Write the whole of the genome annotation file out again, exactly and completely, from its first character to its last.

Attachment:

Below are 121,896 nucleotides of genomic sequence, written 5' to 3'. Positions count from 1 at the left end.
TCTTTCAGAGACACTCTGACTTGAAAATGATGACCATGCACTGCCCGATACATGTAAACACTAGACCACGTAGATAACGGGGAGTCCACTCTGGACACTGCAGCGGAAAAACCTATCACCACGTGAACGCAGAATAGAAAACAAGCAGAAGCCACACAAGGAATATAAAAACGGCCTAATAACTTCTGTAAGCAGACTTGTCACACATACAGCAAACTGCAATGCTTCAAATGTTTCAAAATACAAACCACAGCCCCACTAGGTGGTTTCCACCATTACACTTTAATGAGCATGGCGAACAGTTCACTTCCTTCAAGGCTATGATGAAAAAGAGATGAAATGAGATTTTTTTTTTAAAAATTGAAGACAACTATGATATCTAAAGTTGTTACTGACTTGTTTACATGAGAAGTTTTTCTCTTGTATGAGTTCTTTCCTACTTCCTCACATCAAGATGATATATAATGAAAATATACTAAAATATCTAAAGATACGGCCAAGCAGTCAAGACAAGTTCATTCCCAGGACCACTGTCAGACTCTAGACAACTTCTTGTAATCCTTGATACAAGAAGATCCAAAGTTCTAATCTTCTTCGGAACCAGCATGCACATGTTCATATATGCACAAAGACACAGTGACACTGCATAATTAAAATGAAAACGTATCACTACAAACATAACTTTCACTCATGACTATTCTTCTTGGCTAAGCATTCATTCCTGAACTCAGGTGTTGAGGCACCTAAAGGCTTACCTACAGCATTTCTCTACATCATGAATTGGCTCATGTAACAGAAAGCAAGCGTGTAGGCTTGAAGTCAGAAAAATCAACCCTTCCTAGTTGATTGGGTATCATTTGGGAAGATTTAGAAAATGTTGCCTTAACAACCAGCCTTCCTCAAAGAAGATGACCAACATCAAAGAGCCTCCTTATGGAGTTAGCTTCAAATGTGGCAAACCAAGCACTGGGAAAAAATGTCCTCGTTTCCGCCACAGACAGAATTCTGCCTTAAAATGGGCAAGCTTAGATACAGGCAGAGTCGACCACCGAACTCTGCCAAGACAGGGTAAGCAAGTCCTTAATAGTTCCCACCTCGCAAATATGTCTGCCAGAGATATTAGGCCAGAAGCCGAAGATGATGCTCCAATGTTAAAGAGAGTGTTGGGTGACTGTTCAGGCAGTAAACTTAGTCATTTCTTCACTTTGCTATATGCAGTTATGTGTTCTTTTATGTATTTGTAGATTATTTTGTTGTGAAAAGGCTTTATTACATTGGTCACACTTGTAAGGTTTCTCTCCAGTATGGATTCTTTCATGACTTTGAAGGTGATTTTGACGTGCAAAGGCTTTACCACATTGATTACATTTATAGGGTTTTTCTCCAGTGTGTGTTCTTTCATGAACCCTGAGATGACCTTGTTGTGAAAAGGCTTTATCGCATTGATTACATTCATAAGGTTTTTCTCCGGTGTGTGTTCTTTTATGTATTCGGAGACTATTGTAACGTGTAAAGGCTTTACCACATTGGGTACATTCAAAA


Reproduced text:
Below are 121,896 nucleotides of genomic sequence, written 5' to 3'. Positions count from 1 at the left end.
TCTTTCAGAGACACTCTGACTTGAAAATGATGACCATGCACTGCCCGATACATGTAAACACTAGACCACGTAGATAACGGGGAGTCCACTCTGGACACTGCAGCGGAAAAACCTATCACCACGTGAACGCAGAATAGAAAACAAGCAGAAGCCACACAAGGAATATAAAAACGGCCTAATAACTTCTGTAAGCAGACTTGTCACACATACAGCAAACTGCAATGCTTCAAATGTTTCAAAATACAAACCACAGCCCCACTAGGTGGTTTCCACCATTACACTTTAATGAGCATGGCGAACAGTTCACTTCCTTCAAGGCTATGATGAAAAAGAGATGAAATGAGATTTTTTTTTTAAAAATTGAAGACAACTATGATATCTAAAGTTGTTACTGACTTGTTTACATGAGAAGTTTTTCTCTTGTATGAGTTCTTTCCTACTTCCTCACATCAAGATGATATATAATGAAAATATACTAAAATATCTAAAGATACGGCCAAGCAGTCAAGACAAGTTCATTCCCAGGACCACTGTCAGACTCTAGACAACTTCTTGTAATCCTTGATACAAGAAGATCCAAAGTTCTAATCTTCTTCGGAACCAGCATGCACATGTTCATATATGCACAAAGACACAGTGACACTGCATAATTAAAATGAAAACGTATCACTACAAACATAACTTTCACTCATGACTATTCTTCTTGGCTAAGCATTCATTCCTGAACTCAGGTGTTGAGGCACCTAAAGGCTTACCTACAGCATTTCTCTACATCATGAATTGGCTCATGTAACAGAAAGCAAGCGTGTAGGCTTGAAGTCAGAAAAATCAACCCTTCCTAGTTGATTGGGTATCATTTGGGAAGATTTAGAAAATGTTGCCTTAACAACCAGCCTTCCTCAAAGAAGATGACCAACATCAAAGAGCCTCCTTATGGAGTTAGCTTCAAATGTGGCAAACCAAGCACTGGGAAAAAATGTCCTCGTTTCCGCCACAGACAGAATTCTGCCTTAAAATGGGCAAGCTTAGATACAGGCAGAGTCGACCACCGAACTCTGCCAAGACAGGGTAAGCAAGTCCTTAATAGTTCCCACCTCGCAAATATGTCTGCCAGAGATATTAGGCCAGAAGCCGAAGATGATGCTCCAATGTTAAAGAGAGTGTTGGGTGACTGTTCAGGCAGTAAACTTAGTCATTTCTTCACTTTGCTATATGCAGTTATGTGTTCTTTTATGTATTTGTAGATTATTTTGTTGTGAAAAGGCTTTATTACATTGGTCACACTTGTAAGGTTTCTCTCCAGTATGGATTCTTTCATGACTTTGAAGGTGATTTTGACGTGCAAAGGCTTTACCACATTGATTACATTTATAGGGTTTTTCTCCAGTGTGTGTTCTTTCATGAACCCTGAGATGACCTTGTTGTGAAAAGGCTTTATCGCATTGATTACATTCATAAGGTTTTTCTCCGGTGTGTGTTCTTTTATGTATTCGGAGACTATTGTAACGTGTAAAGGCTTTACCACATTGGGTACATTCAAAA